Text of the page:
Back in the day, the candidate experience wasn’t something that many employers were particularly bothered about. In fact, they would never have used the expression, because it wasn’t in vogue then. Candidates didn’t have “experiences” – they applied for jobs and were interviewed and then either accepted or rejected. You knew of companies by reputation and word of mouth but you couldn’t Google them. Nor could you go onto websites like Glassdoor or LinkedIn and find out what people who work for them actually think. Good recruitment agencies would have some knowledge, but they too were hamstrung by a lack of information, other than what their clients (i.e. the employers) were prepared to pass on to them.
For the baby boomer generation, the general consensus was that making candidates aware of a job vacancy, whether via a recruitment agency like Peace or by means of a recruitment advert (usually in a newspaper), was pretty much all that was needed. The expectation was that the candidates would jump through the hoops – filling out the application form, returning it by a closing date, turning up for the interview(s) - and then, once the wheat had been separated from the chaff, the lucky gent or lady would arrive for work on their first day, be allocated a desk, pens, paper and a phone and then expected to get on with it.
In return, the vast majority of recruiters in those days would communicate, by post, all the way through the process, from acknowledgement of the receipt of an application to invitations to interview(s) and then rejection letters and finally, for the successful applicant(s), an invitation to take up their new employment.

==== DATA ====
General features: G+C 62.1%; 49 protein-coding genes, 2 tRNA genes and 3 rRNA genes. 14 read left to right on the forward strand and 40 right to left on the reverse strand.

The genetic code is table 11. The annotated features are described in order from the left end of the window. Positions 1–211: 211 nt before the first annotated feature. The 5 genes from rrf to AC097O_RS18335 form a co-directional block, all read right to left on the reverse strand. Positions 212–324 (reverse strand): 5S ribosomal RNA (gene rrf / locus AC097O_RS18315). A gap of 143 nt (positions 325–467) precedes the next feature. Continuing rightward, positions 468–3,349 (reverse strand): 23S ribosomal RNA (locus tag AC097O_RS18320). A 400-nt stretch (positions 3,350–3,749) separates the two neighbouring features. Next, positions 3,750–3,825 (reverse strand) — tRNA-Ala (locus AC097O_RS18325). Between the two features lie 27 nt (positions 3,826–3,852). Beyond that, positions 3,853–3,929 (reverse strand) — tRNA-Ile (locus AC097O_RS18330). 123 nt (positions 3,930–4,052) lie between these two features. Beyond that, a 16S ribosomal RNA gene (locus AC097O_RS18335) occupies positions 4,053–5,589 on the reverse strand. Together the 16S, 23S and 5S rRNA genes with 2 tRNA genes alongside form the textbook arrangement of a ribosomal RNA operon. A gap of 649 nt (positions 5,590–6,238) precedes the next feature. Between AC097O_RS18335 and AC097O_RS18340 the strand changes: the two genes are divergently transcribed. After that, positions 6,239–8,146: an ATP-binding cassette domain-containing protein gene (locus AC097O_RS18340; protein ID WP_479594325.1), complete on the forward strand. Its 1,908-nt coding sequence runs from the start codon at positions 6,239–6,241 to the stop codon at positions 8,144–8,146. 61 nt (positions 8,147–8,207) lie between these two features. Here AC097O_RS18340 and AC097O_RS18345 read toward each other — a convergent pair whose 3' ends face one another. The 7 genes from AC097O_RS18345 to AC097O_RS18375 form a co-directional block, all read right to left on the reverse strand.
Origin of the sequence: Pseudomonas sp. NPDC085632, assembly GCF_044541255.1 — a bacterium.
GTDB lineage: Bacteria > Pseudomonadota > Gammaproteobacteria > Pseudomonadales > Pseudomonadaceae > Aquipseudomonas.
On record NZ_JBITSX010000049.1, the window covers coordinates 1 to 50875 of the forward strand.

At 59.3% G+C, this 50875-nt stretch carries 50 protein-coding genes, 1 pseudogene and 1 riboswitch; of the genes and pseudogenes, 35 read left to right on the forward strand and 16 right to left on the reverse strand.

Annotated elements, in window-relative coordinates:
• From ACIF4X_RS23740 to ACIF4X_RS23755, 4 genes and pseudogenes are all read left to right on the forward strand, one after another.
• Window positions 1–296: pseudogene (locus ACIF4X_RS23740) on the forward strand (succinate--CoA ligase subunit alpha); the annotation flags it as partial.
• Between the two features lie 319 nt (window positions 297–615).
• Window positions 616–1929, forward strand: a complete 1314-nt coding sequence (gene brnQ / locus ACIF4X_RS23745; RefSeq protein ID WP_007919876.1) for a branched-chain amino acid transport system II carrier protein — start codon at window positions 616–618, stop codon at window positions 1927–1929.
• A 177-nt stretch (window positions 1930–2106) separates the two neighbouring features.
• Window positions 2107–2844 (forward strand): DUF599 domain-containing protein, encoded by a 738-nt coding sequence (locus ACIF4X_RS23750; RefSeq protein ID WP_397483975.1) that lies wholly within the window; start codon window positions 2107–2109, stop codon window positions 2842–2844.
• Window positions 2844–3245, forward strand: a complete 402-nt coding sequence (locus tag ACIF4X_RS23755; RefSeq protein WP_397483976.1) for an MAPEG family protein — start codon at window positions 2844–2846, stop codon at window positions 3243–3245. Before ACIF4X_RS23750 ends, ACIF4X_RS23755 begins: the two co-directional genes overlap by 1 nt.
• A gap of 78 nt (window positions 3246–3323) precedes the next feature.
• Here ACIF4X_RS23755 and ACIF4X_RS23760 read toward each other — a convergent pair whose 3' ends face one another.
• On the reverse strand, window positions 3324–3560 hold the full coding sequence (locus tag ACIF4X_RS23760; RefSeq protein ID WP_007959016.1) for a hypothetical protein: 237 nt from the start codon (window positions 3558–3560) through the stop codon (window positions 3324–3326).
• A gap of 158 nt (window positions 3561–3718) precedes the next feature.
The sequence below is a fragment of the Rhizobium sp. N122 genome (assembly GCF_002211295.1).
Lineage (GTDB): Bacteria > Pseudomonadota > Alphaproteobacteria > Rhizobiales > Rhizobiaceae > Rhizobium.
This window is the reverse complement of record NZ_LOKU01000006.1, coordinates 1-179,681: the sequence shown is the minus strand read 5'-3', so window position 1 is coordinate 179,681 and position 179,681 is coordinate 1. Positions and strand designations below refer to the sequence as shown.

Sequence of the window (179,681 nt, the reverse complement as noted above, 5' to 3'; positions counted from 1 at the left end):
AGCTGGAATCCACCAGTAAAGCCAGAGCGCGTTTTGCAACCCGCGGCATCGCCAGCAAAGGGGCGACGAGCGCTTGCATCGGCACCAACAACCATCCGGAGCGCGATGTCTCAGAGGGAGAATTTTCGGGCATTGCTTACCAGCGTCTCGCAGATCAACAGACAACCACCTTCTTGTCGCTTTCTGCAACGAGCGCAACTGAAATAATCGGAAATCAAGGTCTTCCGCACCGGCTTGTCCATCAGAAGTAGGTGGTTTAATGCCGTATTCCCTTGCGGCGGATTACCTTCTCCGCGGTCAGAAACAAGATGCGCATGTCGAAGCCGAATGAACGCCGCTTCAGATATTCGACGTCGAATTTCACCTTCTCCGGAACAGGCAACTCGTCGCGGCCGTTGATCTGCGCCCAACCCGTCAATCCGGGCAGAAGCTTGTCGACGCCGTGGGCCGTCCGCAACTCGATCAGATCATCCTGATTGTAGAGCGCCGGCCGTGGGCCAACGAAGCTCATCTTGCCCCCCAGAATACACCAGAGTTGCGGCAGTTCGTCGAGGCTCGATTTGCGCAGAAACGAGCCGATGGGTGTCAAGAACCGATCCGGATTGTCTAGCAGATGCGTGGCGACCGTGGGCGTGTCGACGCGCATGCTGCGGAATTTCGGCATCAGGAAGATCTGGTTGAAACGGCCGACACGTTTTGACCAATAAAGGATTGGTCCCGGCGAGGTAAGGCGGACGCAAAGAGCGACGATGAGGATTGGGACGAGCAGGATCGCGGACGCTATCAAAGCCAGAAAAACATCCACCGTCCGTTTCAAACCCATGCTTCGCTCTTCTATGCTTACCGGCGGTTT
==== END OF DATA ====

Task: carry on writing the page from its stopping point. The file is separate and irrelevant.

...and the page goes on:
All this sounds like another world to millennials or the Gen Z cohorts, largely because for them it is. And leaving on one side the important fact that no-one should neglect the older generations (apart from anything else it’s illegal to do so!), the truth is that you are going to be recruiting more Gen Z’ers and millennials in the future, so you need to be in tune with their expectations.
In fact, “expectations” is possibly the wrong word: “demands” is probably more apposite. Compared to the history outlined above, today the boot is very much on the other foot. That said, despite all the advances of recent years, there are still too few genuinely great candidate experiences. If you don’t offer a good candidate experience then you are in danger of missing out on many talented younger people. These days, it is so easy for anyone with access to a computer (i.e. everyone) to find out all the good things about your company - but also all those things that you’d prefer remained hidden. Not only that, but how you treat candidates and, especially, how easy you make it for them to communicate and engage with you, is crucial to the success or failure of your recruitment. And in my next blog, I’ll start to explain just how you go about making this candidate experience everything it should be.
Chris Peace, MD, Peace Recruitment